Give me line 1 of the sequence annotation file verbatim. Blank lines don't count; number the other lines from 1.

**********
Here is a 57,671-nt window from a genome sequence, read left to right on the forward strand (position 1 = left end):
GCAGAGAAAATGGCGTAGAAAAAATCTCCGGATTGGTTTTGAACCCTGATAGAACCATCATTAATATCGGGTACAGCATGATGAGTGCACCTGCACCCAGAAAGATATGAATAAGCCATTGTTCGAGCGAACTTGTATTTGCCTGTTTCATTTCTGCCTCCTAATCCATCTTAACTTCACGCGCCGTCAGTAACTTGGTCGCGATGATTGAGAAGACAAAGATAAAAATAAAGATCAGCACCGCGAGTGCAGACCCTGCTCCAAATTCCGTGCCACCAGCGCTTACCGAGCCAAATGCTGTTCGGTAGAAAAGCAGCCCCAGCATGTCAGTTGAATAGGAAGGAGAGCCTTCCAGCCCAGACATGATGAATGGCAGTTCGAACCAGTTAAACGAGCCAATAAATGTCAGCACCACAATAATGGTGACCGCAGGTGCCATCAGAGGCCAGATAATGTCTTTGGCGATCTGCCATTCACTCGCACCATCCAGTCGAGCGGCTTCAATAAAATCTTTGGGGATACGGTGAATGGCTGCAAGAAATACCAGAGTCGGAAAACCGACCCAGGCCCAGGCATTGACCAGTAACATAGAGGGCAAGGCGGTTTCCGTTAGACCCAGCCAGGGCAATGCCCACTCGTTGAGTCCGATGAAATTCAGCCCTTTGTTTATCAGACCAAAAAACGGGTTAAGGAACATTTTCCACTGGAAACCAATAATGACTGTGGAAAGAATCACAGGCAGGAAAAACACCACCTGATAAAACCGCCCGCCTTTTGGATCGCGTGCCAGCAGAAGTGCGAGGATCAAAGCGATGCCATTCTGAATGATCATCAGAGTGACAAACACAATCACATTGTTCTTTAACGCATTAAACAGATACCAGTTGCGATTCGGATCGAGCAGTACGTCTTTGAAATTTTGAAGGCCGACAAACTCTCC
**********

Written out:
Here is a 57,671-nt window from a genome sequence, read left to right on the forward strand (position 1 = left end):